Professor Grierson received the Canadian Society for Civil Engineering E. Whitman Wright Award in 1995 for excellence in computer-aided design. He was the co-recipient of the American So­ciety of Civil Engineering State-of-the-Art Award in 1998 and 2004 for his contributions in structural optimization and optimal structural design. He was honoured by the Structural Engineering Institute of the American Society of Civil Engineering with the Distinguished Service Award in 2003. He has been a member of a number of professional societies, editorial boards of international scientific journals, international scientific committees and organizing committees for international meetings.

Not only is Professor Grierson a leading researcher in applied mechanics and structural en­gineering, he is also an eminent educator. Professor Grierson has given invited lectures at many universities and institutions, and has been a keynote speaker in a goodly number of international conferences. Professor Grierson has devoted his academic career to the promotion of the discipline of computer-aided structural analysis and design through teaching and training of highly qualified re­searchers. He has supervised nearly forty graduate students, many undergraduate research assistants, postdoctoral fellows, and visiting scholars. Professor Grierson’s influence on students was enormous. Innumerable students and researchers have benefited through his lectures, presentations, discussions, and writings. Professor Grierson was an early contributor to the Solid Mechanics Division, and was instrumental in the reformation of the Structures, Mechanics & Construction Division of the

University of Waterloo. He has demonstrated exceptional leadership in mentoring young faculty members. His passion for teaching and dissemination of knowledge was honored by the Sandford Fleming Foundation Teaching Excellence Award in 2002 in recognition of an exemplary record of outstanding teaching, concern for students and a commitment to the development and enrichment of engineering education.

Professor Grierson’s achievements over many years and in many ways demonstrate that his qualities as a scholar, educator, and contributor are of the highest level. His academic career as a researcher and teacher is exemplary for his colleagues and engineers of younger generations in terms of teaching and learning, research and scholarship, leadership and service to society.

Advances in Engineering Structures, Mechanics & Construction

This volume is the proceedings of the International Conference on Advances in Engineering Structures, Mechanics & Construction, convened at the University of Waterloo on May 14-17,2006.

The conference was held to celebrate forty years of related research achievement at the University of Waterloo. The Solid Mechanics Division (SMD) of the university was founded in 1966 as a research centre of excellence. During the next three decades, SMD hosted many scientific visitors from around the world and held more than a dozen international conferences, lecture series and symposia on a diverse range of topics in mechanics and structural engineering. Upon the retirement of many of its founding members in the 1990s, SMD was renamed the Structures, Mechanics & Construction Division (SMCD) to reflect the changing research interests of its newer members.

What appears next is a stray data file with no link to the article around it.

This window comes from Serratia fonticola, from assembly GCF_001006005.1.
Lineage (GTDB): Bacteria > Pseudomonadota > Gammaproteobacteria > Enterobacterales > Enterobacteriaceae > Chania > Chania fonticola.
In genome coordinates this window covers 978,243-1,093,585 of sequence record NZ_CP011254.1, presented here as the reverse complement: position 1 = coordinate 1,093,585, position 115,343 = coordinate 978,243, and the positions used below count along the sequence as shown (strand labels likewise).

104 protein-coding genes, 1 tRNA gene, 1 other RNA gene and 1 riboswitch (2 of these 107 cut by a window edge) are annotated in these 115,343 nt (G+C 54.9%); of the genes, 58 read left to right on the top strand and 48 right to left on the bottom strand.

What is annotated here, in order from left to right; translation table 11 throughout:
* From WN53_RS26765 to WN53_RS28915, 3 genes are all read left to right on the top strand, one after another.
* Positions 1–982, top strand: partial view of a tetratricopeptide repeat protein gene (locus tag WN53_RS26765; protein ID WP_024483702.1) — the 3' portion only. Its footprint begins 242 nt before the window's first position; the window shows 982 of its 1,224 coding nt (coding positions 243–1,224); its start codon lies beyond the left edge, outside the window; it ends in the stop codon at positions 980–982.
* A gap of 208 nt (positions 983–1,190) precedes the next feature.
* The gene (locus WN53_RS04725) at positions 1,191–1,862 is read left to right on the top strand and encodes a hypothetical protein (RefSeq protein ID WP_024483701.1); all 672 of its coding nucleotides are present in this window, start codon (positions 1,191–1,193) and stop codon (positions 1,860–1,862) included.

The conference also celebrated the academic career of Professor Donald E. Grierson as a distin­guished researcher and educator. Professor Grierson has been a faculty member of the Department of Civil Engineering and SMD/SMCD of the University of Waterloo since 1968. He was an early contributor to the Solid Mechanics Division in the 1960s, and was pivotal in the reformation of the Structures, Mechanics & Construction Division in the mid of 1990s. After a productive career of thirty-eight years in research and teaching, Professor Grierson retired from the university at the end of 2005.

This book contains seventy-three papers in the areas of structural engineering, applied mechanics, and construction management. Most of the papers present original research results, while some papers present reviews of specific research areas. The contributors are from various parts of the world, yet most of them have a close tie with Waterloo. Some of them are former or current mem­bers of SMD/SMCD or their collaborators; some were graduate students, postdoctoral fellows, or visitors of the Division; some delivered courses to our graduate students; and others presented their research in the famous SMD/SMCD seminar series. The papers cover the entire research spectrum of the Structures, Mechanics & Construction Division: concrete structures, steel structures, cold-form steel structures, engineering mechanics, structural optimization, applied mathematics, engineering reliability, and construction management. The papers reflect the achievements and influence of SMD/SMCD over the past four decades.

We three editors of this volume are privileged to be members of SMD/SMCD since our graduate years in the 1980s. We are fortunate to be associated with Professor Grierson as former students, colleagues, and friends, and are delighted to be able to celebrate the 40th anniversary of SMD/SMCD and to honour Professor Grierson with old and new friends.

We acknowledge the Department of Civil Engineering, the Faculty of Engineering, and the Uni­versity of Waterloo for their support of SMD/SMCD since its inception in 1966. We also appreciate their financial support for this conference and proceedings.

Mahesh Pandey, Wei-Chau Xie & Lei Xu May 2006

Advances in Engineering Structures, Mechanics & Construction

Professor Donald Edward Grierson